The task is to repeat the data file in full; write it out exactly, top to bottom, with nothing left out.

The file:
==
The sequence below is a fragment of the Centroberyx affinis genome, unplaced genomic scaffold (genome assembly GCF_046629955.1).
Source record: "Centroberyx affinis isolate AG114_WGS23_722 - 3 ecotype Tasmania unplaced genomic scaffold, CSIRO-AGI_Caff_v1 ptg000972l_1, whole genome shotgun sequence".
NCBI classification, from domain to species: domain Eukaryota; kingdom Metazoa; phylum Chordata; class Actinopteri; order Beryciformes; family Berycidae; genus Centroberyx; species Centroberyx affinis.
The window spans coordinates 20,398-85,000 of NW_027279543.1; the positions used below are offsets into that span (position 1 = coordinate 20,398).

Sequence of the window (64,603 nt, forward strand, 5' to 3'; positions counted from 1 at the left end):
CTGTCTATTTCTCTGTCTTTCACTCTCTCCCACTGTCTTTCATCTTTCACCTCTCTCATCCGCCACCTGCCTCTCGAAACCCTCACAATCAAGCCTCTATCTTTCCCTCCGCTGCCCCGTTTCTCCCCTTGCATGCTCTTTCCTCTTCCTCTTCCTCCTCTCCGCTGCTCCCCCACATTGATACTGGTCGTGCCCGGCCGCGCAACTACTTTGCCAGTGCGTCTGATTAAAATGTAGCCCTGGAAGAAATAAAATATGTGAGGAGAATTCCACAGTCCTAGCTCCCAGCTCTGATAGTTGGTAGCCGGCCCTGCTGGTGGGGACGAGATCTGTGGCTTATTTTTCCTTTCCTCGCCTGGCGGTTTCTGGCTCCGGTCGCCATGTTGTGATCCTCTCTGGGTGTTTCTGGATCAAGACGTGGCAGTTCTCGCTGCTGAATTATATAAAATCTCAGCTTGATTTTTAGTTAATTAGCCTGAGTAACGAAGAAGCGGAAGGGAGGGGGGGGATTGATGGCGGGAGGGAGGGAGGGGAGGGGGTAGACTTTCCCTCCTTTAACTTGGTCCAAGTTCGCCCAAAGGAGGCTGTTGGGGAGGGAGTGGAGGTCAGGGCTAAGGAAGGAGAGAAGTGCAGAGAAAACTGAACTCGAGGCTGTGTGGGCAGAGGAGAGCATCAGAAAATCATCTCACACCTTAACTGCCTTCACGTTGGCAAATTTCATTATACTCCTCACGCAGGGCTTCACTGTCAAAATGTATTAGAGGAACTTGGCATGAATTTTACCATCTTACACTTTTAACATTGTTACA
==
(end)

The sequence below is a fragment of the Centroberyx affinis genome, unplaced genomic scaffold (genome assembly GCF_046629955.1).
Source record: "Centroberyx affinis isolate AG114_WGS23_722 - 3 ecotype Tasmania unplaced genomic scaffold, CSIRO-AGI_Caff_v1 ptg000972l_1, whole genome shotgun sequence".
NCBI classification, from domain to species: domain Eukaryota; kingdom Metazoa; phylum Chordata; class Actinopteri; order Beryciformes; family Berycidae; genus Centroberyx; species Centroberyx affinis.
The window spans coordinates 20,398-85,000 of NW_027279543.1; the positions used below are offsets into that span (position 1 = coordinate 20,398).

Sequence of the window (64,603 nt, forward strand, 5' to 3'; positions counted from 1 at the left end):
CTGTCTATTTCTCTGTCTTTCACTCTCTCCCACTGTCTTTCATCTTTCACCTCTCTCATCCGCCACCTGCCTCTCGAAACCCTCACAATCAAGCCTCTATCTTTCCCTCCGCTGCCCCGTTTCTCCCCTTGCATGCTCTTTCCTCTTCCTCTTCCTCCTCTCCGCTGCTCCCCCACATTGATACTGGTCGTGCCCGGCCGCGCAACTACTTTGCCAGTGCGTCTGATTAAAATGTAGCCCTGGAAGAAATAAAATATGTGAGGAGAATTCCACAGTCCTAGCTCCCAGCTCTGATAGTTGGTAGCCGGCCCTGCTGGTGGGGACGAGATCTGTGGCTTATTTTTCCTTTCCTCGCCTGGCGGTTTCTGGCTCCGGTCGCCATGTTGTGATCCTCTCTGGGTGTTTCTGGATCAAGACGTGGCAGTTCTCGCTGCTGAATTATATAAAATCTCAGCTTGATTTTTAGTTAATTAGCCTGAGTAACGAAGAAGCGGAAGGGAGGGGGGGGATTGATGGCGGGAGGGAGGGAGGGGAGGGGGTAGACTTTCCCTCCTTTAACTTGGTCCAAGTTCGCCCAAAGGAGGCTGTTGGGGAGGGAGTGGAGGTCAGGGCTAAGGAAGGAGAGAAGTGCAGAGAAAACTGAACTCGAGGCTGTGTGGGCAGAGGAGAGCATCAGAAAATCATCTCACACCTTAACTGCCTTCACGTTGGCAAATTTCATTATACTCCTCACGCAGGGCTTCACTGTCAAAATGTATTAGAGGAACTTGGCATGAATTTTACCATCTTACACTTTTAACATTGTTACA